EUGENE, Ore. (AP) - Stephanie Lilly is helping to pay for her college education one bottle and can at a time.
Lilly and her parents collect bottles and cans almost every weekend in neighborhoods from Harrisburg to Eugene.
In the past four years, the Oregon State University senior from Harrisburg has redeemed enough bottles and cans to pay for a hefty share of her college expenses.
Lilly figures that it costs her about $14,000 annually in tuition and books to attend OSU.
Some weekends she makes less than $100 from the bottle drives. But most weekends she clears more than $100.
Add that up over a year and it’s enough money to pay tuition for one of OSU’s four academic terms and buy books for an entire school year, she said.
“I tell people that I’m a really good recycler,” Lilly said.
But economic reality, not an overdeveloped environmental sensibility, drives Lilly to gather bottles and cans from dozens of doorsteps each weekend.
The youngest of four children, Lilly comes from a blue collar family. She couldn’t rely on rich parents to pay for college.
“I’m responsible for any school expenses,” she said.
Lilly plans to attend medical school and become a doctor. She started doing bottle drives while she was a junior at Harrisburg High School.
That year, she redeemed bottles and cans for a trip to Japan as part of the People to People Ambassador program. She did the same the next year for a senior trip.
An excellent student, Lilly received an academic scholarship for college, but it pays only a portion of her costs.
She’s had a job at the Harrisburg Public Works Department since she was 16. She works for the department full-time during the summer and a few hours a week during school.
She saves money by living at home.
These things and the bottle drives have allowed her to avoid the scourge of many college students - loans.
“We are so proud of her,” said her mother, Penny, an assembly line worker at the Hewlett-Packard plant in Corvallis.
After six years of bottle drives, the Lillys are experts in what they do.
They visit certain neighborhoods in Harrisburg, Junction City and the Santa Clara area of Eugene. They make rounds every two months, which gives residents time to accumulate enough containers to make it worthwhile for the Lillys to drive by.
The Lillys are relentless. They collect every weekend, except during a few weeks in the summer when they go camping, or during harsh weather, like the early February snowstorm.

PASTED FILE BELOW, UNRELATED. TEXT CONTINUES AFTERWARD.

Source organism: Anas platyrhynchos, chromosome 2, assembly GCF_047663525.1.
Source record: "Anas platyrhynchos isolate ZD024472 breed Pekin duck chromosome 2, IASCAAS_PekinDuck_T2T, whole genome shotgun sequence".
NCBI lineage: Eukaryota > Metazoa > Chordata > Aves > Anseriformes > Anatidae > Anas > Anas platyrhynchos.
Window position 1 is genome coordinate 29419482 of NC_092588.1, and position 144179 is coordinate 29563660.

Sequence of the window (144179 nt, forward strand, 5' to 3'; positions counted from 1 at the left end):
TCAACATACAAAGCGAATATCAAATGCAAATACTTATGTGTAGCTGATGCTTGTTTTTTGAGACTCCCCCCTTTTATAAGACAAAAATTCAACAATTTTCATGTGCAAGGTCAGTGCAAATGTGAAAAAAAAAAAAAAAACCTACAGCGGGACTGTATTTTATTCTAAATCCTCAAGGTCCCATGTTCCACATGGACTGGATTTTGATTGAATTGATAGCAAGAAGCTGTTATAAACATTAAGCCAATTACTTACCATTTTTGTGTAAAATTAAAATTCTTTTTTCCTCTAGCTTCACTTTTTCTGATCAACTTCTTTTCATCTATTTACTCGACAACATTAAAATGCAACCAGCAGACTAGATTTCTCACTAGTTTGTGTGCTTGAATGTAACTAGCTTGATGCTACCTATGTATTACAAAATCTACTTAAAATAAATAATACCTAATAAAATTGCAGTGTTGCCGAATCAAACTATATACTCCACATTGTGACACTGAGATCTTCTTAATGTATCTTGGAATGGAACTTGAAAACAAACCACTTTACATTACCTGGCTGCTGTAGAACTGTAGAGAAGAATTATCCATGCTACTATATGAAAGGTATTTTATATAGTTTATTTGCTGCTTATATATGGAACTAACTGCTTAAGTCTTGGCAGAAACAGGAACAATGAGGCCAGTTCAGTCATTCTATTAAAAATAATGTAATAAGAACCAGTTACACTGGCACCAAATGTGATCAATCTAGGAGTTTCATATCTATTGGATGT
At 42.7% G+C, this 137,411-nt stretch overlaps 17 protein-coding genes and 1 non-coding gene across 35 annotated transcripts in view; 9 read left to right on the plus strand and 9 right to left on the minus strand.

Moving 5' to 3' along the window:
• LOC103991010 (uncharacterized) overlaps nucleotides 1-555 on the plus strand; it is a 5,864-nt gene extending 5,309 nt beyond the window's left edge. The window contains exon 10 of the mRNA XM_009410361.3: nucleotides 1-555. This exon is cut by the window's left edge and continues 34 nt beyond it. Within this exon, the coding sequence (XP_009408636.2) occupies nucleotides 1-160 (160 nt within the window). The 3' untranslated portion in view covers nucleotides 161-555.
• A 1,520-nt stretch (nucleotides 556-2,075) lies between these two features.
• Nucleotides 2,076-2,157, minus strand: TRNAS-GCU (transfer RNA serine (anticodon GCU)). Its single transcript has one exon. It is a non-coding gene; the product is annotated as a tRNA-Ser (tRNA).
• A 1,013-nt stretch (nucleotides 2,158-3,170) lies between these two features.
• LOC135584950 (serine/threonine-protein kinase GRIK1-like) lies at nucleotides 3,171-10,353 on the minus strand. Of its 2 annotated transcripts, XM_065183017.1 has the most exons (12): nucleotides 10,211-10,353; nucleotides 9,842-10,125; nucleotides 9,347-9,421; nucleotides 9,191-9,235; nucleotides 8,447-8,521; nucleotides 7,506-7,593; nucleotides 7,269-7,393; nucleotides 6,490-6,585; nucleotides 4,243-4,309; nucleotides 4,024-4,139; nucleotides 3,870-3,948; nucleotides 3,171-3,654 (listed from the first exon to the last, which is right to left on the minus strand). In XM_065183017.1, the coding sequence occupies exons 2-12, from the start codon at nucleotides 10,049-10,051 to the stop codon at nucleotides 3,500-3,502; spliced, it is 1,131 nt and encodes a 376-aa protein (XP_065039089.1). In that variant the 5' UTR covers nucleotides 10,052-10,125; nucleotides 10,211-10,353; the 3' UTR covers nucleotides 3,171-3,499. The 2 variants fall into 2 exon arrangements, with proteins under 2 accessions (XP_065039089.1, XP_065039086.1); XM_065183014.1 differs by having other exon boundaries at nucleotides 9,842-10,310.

After so many years of getting the fliers on their doors, some residents know of Stephanie Lilly’s plans for med school. Some put out extra-large collections of bottles and cans; a few give her an occasional cash donation.
The collections are a family affair.
On Fridays, Penny Lilly drives to the selected neighborhoods and walks the streets putting fliers on doors. The fliers ask residents to leave bottles and cans outside their homes the next morning.
On Saturdays, Stephanie Lilly’s father, Scott, would drive the family’s Dodge pickup through neighborhoods for the collections. Stephanie and her mom would scan porches and driveways for container-filled sacks or boxes. Upon seeing them, dad would stop the truck and mother and daughter would hop out of the cab and put them in the truck bed.
Scott Lilly, who had been production manager at RV maker Monaco Coach for 25 years, lost his job after the Coburg plant shut down a few years ago.
He recently got a job as an RV technician at Camping World in Coburg.
On Saturday, Penny had taken his place behind the wheel and drove the pickup through a neighborhood in north Eugene, near Crescent Avenue.
Stephanie sat in the passenger seat and got out to retrieve bottles and cans.
As Stephanie picked up sacks off a driveway, Penny said: “We run into a lot of people who are just thrilled to see her doing something like this. They are happy to see a young person doing something for themselves rather than having everything handed to them.”
Collecting cans and bottles takes several hours on Saturdays, but more work waits at home.
The cans and bottles have to be sorted for redemption at a Harrisburg market. Non-redeemable glass and metal containers must be pulled from the piles and put in recycling bins.
Redeeming bottles and cans for $100 each weekend may sound lucrative.
However, the Lillys say that, with the sorting, the collections can take about 15 hours a week.
The cost of gas and fliers, which Stephanie’s parents pay for, also much be considered, the Lillys say.
After graduating from OSU in June, Stephanie Lilly will collect bottles and cans on weekends, though not as frequently as she does now. She will use the money from the redemptions to help pay for medical school applications.
She hopes to start medical school in fall 2015.
“I would like to thank everyone that has donated to me over the years,” Stephanie said. “All of their support has been greatly appreciated. Also, a special thanks to my parents for their love, support and help along the way.”
Information from: The Register-Guard, https://www.registerguard.com
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